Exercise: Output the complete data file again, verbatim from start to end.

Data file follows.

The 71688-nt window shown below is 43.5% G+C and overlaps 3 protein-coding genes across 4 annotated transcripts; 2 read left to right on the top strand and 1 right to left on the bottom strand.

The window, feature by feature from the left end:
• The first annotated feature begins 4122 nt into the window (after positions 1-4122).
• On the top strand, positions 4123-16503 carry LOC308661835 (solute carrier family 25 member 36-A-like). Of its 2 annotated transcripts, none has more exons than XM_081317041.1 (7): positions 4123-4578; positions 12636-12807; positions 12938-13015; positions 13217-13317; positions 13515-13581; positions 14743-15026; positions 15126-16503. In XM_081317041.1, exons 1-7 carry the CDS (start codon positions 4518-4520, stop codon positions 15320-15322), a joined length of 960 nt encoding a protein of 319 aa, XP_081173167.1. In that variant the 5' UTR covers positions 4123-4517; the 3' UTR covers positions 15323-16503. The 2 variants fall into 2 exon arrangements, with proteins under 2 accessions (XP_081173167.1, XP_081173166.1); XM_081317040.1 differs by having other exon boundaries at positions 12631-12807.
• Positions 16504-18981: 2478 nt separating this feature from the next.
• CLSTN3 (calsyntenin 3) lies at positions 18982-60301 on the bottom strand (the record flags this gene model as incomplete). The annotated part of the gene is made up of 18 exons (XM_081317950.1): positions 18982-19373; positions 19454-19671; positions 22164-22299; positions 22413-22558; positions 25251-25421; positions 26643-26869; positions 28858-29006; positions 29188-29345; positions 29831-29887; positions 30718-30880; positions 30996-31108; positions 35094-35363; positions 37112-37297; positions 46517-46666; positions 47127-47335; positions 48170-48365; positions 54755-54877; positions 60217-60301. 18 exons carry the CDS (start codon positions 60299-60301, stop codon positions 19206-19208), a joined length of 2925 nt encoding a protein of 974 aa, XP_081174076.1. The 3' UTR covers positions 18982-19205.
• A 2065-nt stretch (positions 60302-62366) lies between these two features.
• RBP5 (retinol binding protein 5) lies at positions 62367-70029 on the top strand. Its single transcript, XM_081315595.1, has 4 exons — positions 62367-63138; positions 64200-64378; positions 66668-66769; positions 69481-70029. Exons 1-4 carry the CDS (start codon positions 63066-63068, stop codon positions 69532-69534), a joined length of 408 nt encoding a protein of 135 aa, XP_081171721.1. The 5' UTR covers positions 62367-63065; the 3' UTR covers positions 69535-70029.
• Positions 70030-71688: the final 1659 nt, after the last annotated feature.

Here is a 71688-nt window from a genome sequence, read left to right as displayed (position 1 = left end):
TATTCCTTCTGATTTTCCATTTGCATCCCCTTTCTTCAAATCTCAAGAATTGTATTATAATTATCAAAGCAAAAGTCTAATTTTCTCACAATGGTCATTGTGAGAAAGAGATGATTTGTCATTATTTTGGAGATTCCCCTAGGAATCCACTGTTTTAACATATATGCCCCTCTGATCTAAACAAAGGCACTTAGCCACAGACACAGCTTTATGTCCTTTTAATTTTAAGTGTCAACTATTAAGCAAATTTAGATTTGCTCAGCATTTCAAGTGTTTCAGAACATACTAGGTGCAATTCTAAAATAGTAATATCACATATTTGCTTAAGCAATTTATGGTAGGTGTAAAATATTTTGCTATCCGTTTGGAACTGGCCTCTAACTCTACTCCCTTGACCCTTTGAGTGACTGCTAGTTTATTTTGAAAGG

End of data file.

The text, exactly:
The 71688-nt window shown below is 43.5% G+C and overlaps 3 protein-coding genes across 4 annotated transcripts; 2 read left to right on the top strand and 1 right to left on the bottom strand.

The window, feature by feature from the left end:
• The first annotated feature begins 4122 nt into the window (after positions 1-4122).
• On the top strand, positions 4123-16503 carry LOC308661835 (solute carrier family 25 member 36-A-like). Of its 2 annotated transcripts, none has more exons than XM_081317041.1 (7): positions 4123-4578; positions 12636-12807; positions 12938-13015; positions 13217-13317; positions 13515-13581; positions 14743-15026; positions 15126-16503. In XM_081317041.1, exons 1-7 carry the CDS (start codon positions 4518-4520, stop codon positions 15320-15322), a joined length of 960 nt encoding a protein of 319 aa, XP_081173167.1. In that variant the 5' UTR covers positions 4123-4517; the 3' UTR covers positions 15323-16503. The 2 variants fall into 2 exon arrangements, with proteins under 2 accessions (XP_081173167.1, XP_081173166.1); XM_081317040.1 differs by having other exon boundaries at positions 12631-12807.
• Positions 16504-18981: 2478 nt separating this feature from the next.
• CLSTN3 (calsyntenin 3) lies at positions 18982-60301 on the bottom strand (the record flags this gene model as incomplete). The annotated part of the gene is made up of 18 exons (XM_081317950.1): positions 18982-19373; positions 19454-19671; positions 22164-22299; positions 22413-22558; positions 25251-25421; positions 26643-26869; positions 28858-29006; positions 29188-29345; positions 29831-29887; positions 30718-30880; positions 30996-31108; positions 35094-35363; positions 37112-37297; positions 46517-46666; positions 47127-47335; positions 48170-48365; positions 54755-54877; positions 60217-60301. 18 exons carry the CDS (start codon positions 60299-60301, stop codon positions 19206-19208), a joined length of 2925 nt encoding a protein of 974 aa, XP_081174076.1. The 3' UTR covers positions 18982-19205.
• A 2065-nt stretch (positions 60302-62366) lies between these two features.
• RBP5 (retinol binding protein 5) lies at positions 62367-70029 on the top strand. Its single transcript, XM_081315595.1, has 4 exons — positions 62367-63138; positions 64200-64378; positions 66668-66769; positions 69481-70029. Exons 1-4 carry the CDS (start codon positions 63066-63068, stop codon positions 69532-69534), a joined length of 408 nt encoding a protein of 135 aa, XP_081171721.1. The 5' UTR covers positions 62367-63065; the 3' UTR covers positions 69535-70029.
• Positions 70030-71688: the final 1659 nt, after the last annotated feature.

Here is a 71688-nt window from a genome sequence, read left to right as displayed (position 1 = left end):
TATTCCTTCTGATTTTCCATTTGCATCCCCTTTCTTCAAATCTCAAGAATTGTATTATAATTATCAAAGCAAAAGTCTAATTTTCTCACAATGGTCATTGTGAGAAAGAGATGATTTGTCATTATTTTGGAGATTCCCCTAGGAATCCACTGTTTTAACATATATGCCCCTCTGATCTAAACAAAGGCACTTAGCCACAGACACAGCTTTATGTCCTTTTAATTTTAAGTGTCAACTATTAAGCAAATTTAGATTTGCTCAGCATTTCAAGTGTTTCAGAACATACTAGGTGCAATTCTAAAATAGTAATATCACATATTTGCTTAAGCAATTTATGGTAGGTGTAAAATATTTTGCTATCCGTTTGGAACTGGCCTCTAACTCTACTCCCTTGACCCTTTGAGTGACTGCTAGTTTATTTTGAAAGG